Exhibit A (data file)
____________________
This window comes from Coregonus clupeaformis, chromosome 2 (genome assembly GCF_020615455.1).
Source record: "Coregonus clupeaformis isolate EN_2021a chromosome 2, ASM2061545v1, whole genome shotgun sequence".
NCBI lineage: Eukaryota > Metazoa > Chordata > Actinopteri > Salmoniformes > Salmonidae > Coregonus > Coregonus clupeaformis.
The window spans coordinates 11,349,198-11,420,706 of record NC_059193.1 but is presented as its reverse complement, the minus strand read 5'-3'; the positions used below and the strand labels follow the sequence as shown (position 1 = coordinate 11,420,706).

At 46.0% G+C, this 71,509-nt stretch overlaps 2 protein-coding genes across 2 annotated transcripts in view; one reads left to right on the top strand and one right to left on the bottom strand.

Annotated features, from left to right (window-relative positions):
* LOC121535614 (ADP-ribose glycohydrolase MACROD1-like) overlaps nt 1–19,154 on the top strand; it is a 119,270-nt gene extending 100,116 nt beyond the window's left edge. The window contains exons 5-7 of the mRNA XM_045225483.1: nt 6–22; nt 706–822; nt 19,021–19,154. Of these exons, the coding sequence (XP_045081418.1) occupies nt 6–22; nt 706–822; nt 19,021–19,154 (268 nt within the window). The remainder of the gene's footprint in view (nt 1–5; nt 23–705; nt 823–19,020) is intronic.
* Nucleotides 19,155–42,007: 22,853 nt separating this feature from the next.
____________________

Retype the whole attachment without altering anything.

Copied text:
This window comes from Coregonus clupeaformis, chromosome 2 (genome assembly GCF_020615455.1).
Source record: "Coregonus clupeaformis isolate EN_2021a chromosome 2, ASM2061545v1, whole genome shotgun sequence".
NCBI lineage: Eukaryota > Metazoa > Chordata > Actinopteri > Salmoniformes > Salmonidae > Coregonus > Coregonus clupeaformis.
The window spans coordinates 11,349,198-11,420,706 of record NC_059193.1 but is presented as its reverse complement, the minus strand read 5'-3'; the positions used below and the strand labels follow the sequence as shown (position 1 = coordinate 11,420,706).

At 46.0% G+C, this 71,509-nt stretch overlaps 2 protein-coding genes across 2 annotated transcripts in view; one reads left to right on the top strand and one right to left on the bottom strand.

Annotated features, from left to right (window-relative positions):
* LOC121535614 (ADP-ribose glycohydrolase MACROD1-like) overlaps nt 1–19,154 on the top strand; it is a 119,270-nt gene extending 100,116 nt beyond the window's left edge. The window contains exons 5-7 of the mRNA XM_045225483.1: nt 6–22; nt 706–822; nt 19,021–19,154. Of these exons, the coding sequence (XP_045081418.1) occupies nt 6–22; nt 706–822; nt 19,021–19,154 (268 nt within the window). The remainder of the gene's footprint in view (nt 1–5; nt 23–705; nt 823–19,020) is intronic.
* Nucleotides 19,155–42,007: 22,853 nt separating this feature from the next.